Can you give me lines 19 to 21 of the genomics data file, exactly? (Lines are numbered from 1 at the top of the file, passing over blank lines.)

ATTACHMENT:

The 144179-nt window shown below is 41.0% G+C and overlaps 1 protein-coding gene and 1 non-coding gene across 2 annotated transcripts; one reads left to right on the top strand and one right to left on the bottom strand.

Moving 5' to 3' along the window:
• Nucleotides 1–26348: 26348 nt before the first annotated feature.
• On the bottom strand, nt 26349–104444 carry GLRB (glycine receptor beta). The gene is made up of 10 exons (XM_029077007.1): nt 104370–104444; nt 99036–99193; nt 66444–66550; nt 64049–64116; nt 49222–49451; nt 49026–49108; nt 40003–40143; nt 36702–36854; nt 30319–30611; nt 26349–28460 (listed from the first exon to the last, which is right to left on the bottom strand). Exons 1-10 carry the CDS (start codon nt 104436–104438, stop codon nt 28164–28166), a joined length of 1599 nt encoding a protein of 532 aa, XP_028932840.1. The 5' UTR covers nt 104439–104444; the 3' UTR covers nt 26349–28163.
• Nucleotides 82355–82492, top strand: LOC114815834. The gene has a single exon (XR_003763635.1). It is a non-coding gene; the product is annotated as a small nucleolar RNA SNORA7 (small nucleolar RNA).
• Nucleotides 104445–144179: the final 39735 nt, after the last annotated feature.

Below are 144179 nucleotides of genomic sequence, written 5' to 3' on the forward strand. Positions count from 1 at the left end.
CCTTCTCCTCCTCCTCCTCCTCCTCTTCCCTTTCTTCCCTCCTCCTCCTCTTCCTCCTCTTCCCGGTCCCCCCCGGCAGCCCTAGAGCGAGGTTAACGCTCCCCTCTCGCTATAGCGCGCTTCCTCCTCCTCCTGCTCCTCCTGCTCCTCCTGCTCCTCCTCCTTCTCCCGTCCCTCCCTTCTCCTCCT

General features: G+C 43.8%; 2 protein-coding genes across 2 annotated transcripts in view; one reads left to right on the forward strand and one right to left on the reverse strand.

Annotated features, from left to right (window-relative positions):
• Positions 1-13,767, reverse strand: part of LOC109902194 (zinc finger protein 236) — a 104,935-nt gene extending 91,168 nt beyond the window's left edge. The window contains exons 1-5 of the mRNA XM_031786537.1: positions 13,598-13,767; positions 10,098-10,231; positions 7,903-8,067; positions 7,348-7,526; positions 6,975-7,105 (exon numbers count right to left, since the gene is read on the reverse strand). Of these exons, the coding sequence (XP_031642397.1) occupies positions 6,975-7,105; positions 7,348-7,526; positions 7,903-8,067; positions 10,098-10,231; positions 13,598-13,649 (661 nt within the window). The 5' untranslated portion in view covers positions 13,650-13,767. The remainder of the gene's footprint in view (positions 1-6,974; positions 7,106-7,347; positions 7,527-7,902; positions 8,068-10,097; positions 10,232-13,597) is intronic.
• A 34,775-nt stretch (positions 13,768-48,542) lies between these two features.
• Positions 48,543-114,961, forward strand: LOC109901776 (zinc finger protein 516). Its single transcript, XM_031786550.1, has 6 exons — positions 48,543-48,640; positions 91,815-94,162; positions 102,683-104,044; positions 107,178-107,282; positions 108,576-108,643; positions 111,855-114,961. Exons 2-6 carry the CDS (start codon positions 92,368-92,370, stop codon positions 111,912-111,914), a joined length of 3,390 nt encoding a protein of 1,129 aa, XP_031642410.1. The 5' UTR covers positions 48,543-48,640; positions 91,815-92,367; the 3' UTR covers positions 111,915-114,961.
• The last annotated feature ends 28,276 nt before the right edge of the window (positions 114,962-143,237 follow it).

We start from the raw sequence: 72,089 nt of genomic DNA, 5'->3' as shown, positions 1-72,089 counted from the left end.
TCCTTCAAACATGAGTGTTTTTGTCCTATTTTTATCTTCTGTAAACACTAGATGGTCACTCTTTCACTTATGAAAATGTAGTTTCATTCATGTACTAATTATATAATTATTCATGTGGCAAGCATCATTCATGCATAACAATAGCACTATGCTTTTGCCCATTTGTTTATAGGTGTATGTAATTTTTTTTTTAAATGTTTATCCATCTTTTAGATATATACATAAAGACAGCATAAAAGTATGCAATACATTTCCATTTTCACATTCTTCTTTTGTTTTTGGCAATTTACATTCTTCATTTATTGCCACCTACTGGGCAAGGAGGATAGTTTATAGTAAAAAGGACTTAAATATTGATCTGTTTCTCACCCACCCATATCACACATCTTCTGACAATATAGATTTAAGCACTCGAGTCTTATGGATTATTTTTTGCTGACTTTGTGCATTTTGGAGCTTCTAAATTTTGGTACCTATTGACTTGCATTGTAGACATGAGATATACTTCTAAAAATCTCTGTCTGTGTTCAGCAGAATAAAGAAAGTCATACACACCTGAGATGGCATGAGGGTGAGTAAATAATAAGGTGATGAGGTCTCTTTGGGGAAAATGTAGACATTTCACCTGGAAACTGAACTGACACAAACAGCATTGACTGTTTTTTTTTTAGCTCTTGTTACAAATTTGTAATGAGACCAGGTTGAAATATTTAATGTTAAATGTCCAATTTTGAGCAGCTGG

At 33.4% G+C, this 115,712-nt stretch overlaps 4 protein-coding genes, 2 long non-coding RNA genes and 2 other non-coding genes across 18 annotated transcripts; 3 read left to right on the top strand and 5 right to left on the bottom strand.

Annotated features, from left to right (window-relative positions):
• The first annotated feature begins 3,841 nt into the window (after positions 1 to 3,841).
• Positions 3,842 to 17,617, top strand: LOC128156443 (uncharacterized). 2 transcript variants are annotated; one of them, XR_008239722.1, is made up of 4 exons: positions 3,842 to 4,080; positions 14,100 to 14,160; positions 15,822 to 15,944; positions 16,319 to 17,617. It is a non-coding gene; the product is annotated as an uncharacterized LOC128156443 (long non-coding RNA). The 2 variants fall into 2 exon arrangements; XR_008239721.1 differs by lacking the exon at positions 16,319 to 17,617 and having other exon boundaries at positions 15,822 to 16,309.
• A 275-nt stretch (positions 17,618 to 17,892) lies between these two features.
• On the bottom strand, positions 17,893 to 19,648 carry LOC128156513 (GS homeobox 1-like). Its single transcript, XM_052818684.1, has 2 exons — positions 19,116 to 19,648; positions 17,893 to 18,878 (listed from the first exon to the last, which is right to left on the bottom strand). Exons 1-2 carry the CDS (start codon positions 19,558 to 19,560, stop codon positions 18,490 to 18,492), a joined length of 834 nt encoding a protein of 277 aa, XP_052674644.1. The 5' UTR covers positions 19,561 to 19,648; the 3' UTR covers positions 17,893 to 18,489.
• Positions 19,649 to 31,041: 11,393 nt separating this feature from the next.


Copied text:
• The first annotated feature begins 3,841 nt into the window (after positions 1 to 3,841).
• Positions 3,842 to 17,617, top strand: LOC128156443 (uncharacterized). 2 transcript variants are annotated; one of them, XR_008239722.1, is made up of 4 exons: positions 3,842 to 4,080; positions 14,100 to 14,160; positions 15,822 to 15,944; positions 16,319 to 17,617. It is a non-coding gene; the product is annotated as an uncharacterized LOC128156443 (long non-coding RNA). The 2 variants fall into 2 exon arrangements; XR_008239721.1 differs by lacking the exon at positions 16,319 to 17,617 and having other exon boundaries at positions 15,822 to 16,309.
• A 275-nt stretch (positions 17,618 to 17,892) lies between these two features.